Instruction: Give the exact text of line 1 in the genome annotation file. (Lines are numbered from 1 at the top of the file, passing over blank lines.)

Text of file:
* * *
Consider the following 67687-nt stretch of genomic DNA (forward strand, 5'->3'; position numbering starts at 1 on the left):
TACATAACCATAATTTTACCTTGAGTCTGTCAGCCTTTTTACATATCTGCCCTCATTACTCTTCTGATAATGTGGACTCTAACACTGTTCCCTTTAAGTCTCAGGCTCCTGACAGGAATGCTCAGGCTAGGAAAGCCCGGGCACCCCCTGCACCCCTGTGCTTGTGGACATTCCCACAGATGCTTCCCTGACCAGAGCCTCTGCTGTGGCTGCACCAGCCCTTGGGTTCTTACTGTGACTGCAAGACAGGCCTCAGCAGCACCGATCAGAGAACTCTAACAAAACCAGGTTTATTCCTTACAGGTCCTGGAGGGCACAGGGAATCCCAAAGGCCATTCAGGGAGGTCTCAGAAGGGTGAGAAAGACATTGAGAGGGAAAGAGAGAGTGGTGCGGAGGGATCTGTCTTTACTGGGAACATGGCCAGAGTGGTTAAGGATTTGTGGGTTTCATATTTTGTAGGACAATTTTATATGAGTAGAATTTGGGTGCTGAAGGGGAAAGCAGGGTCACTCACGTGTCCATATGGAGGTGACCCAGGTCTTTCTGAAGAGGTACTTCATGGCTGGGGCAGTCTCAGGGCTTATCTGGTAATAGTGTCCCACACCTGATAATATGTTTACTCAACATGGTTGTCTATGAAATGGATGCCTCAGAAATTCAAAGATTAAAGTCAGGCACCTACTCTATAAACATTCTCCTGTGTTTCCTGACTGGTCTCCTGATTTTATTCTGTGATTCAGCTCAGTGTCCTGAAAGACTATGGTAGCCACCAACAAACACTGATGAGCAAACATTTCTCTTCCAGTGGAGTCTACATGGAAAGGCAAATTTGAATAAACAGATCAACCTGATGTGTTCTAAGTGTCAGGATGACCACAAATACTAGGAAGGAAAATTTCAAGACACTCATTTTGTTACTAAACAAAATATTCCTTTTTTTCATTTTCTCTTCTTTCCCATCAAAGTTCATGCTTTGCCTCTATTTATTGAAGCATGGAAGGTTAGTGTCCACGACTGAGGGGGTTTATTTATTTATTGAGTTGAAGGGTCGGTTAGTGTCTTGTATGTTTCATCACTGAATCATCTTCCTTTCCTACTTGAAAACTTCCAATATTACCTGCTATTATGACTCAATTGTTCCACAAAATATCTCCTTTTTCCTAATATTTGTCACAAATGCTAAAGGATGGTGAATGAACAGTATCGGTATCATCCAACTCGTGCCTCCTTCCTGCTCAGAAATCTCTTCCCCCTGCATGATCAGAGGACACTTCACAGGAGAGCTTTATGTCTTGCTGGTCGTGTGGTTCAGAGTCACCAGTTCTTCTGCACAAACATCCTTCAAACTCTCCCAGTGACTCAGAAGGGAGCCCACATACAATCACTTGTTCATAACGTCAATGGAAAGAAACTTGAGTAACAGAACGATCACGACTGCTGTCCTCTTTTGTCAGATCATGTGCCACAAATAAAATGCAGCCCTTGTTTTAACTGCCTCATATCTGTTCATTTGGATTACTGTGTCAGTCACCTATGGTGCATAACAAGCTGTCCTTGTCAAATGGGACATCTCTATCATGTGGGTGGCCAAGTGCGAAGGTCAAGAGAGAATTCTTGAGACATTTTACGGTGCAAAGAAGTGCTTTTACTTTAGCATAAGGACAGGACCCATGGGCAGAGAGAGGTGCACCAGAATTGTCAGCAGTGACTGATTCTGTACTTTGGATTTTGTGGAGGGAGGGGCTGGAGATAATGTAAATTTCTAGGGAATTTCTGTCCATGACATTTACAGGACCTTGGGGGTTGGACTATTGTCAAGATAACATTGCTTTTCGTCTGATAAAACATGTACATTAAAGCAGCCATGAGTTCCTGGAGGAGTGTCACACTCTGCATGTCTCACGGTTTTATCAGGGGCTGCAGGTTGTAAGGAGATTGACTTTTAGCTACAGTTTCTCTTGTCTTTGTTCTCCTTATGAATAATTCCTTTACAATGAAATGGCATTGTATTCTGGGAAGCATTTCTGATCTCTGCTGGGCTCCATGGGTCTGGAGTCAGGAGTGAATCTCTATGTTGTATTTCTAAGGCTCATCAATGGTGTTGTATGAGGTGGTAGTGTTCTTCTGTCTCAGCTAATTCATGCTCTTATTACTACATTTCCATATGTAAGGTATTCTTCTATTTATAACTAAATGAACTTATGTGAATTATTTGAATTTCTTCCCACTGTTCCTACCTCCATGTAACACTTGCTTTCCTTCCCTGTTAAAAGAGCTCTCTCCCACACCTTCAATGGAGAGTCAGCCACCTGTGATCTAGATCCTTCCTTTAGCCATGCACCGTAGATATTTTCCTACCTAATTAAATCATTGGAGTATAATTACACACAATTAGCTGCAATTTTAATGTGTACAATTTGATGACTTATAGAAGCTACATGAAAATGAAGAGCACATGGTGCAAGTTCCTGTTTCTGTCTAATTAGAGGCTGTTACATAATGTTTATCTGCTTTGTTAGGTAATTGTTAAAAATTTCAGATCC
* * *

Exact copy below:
Consider the following 67687-nt stretch of genomic DNA (forward strand, 5'->3'; position numbering starts at 1 on the left):